The Officer’s Covenant begins with one statement that carries through the rest of the Covenant: “Called by God…”. This is the foundation from which the rest of the Covenant is built upon. It is a statement of affirmation that the officer has listened to and discerned that the Lord’s will for his or her life is for full-time service as a minister of the gospel within The Salvation Army.
The way in which God calls people to service can vary from person to person. I will tell you of my experience, but I do not claim this to be the only way that God may call someone.
I knew from the time of my salvation that God had a purpose for my life – there was a reason why he saved me from certain death at my birth. When I was somewhere around the age of 12, I began thinking that maybe God wanted me to be a Salvation Army officer. I am sure I had thought about it prior to that age, but I cannot nail down a specific date in which I was “called”. I also never had an “aha” experience – I never heard God’s voice audibly speaking or had some magical vision or anything like that. I had grown up in The Salvation Army and was always open to the idea of officership. So around the age of 12, I set my sights on becoming a Salvation Army officer. Again, there was no specific time when this happened, it just happened.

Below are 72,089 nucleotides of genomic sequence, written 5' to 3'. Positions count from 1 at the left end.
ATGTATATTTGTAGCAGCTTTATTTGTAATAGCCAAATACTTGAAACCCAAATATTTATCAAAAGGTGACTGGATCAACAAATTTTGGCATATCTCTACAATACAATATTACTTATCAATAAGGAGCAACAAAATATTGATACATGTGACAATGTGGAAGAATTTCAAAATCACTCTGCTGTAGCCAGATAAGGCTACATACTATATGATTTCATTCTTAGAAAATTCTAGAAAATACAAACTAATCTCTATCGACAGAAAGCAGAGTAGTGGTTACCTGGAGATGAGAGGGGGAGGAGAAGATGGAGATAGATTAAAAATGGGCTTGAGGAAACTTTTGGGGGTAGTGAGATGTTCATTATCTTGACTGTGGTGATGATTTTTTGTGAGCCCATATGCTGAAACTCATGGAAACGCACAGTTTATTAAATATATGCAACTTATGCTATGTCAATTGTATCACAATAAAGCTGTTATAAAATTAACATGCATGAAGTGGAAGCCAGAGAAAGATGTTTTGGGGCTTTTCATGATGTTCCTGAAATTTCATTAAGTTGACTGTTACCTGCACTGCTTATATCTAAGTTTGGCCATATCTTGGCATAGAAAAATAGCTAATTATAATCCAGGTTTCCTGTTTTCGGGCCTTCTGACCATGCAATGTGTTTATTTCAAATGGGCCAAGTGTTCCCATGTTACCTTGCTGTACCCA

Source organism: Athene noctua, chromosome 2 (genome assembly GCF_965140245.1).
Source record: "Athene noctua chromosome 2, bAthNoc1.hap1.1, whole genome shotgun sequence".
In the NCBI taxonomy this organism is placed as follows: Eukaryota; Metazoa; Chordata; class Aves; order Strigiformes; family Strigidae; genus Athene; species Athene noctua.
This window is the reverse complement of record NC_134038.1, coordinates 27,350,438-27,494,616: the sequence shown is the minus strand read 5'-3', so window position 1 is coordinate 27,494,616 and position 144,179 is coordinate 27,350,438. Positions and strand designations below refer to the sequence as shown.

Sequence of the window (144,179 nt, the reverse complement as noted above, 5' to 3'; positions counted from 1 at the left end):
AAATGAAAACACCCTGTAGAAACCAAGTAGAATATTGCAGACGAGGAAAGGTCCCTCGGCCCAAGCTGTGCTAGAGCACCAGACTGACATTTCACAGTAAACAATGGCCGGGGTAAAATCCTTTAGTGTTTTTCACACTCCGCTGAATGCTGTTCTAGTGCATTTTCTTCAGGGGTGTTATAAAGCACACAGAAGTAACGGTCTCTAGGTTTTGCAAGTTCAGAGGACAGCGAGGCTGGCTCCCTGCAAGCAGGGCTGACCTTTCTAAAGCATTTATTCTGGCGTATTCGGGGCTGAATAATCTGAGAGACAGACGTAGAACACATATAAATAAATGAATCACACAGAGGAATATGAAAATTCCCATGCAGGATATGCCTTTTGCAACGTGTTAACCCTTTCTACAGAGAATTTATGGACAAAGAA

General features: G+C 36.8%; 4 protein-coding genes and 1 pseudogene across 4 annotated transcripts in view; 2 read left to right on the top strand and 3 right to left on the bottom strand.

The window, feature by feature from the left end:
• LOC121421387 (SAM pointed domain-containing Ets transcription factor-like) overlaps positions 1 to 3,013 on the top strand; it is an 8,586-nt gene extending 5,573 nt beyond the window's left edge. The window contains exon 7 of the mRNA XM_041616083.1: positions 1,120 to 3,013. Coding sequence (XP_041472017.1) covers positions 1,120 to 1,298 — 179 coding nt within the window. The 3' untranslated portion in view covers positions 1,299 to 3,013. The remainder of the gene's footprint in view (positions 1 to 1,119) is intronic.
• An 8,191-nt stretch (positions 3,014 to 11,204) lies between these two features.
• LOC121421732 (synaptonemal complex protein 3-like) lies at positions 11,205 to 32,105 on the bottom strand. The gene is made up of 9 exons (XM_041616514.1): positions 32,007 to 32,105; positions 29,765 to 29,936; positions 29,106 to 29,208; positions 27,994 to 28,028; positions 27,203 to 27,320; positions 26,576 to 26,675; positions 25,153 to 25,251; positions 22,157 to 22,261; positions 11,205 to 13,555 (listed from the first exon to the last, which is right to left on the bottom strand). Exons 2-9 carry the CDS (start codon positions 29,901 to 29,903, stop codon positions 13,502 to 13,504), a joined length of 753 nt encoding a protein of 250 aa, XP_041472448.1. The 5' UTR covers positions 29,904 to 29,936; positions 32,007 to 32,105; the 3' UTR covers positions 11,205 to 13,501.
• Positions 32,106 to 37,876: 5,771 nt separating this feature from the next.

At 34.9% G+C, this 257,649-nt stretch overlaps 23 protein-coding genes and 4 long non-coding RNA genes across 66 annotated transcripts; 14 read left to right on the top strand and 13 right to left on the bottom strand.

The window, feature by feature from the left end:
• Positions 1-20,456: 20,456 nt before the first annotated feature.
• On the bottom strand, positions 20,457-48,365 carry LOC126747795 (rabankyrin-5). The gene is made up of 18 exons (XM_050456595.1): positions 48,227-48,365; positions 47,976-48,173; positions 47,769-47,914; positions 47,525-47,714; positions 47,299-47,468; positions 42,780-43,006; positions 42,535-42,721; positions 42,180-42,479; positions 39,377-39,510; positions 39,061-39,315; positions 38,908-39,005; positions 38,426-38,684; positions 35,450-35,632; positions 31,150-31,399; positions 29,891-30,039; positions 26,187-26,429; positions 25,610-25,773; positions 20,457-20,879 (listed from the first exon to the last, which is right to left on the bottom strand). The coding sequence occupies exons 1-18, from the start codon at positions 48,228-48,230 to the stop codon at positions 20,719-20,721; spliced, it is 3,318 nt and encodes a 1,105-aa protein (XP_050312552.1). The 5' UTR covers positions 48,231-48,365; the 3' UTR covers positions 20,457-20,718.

One thing that played a huge role in discerning my calling was watching the examples of various officers, active and retired, within my corps. I loved listening to their stories about the joys and challenges of officer ministry. Through those examples, I was encouraged in my pursuit of officership.
Since I never had any sort of divine revelation regarding my calling, I ultimately stepped out in trust. I knew that if it was truly God’s will that I would be a Salvation Army officer, then he would provide whatever was necessary for that to happen. I knew he would open doors where I needed them in order to guide the way. He certainly did! He provided countless opportunities and opened numerous doors that solidified his calling on my life. Looking back on those times, I can see God’s work through my life in making my calling sure.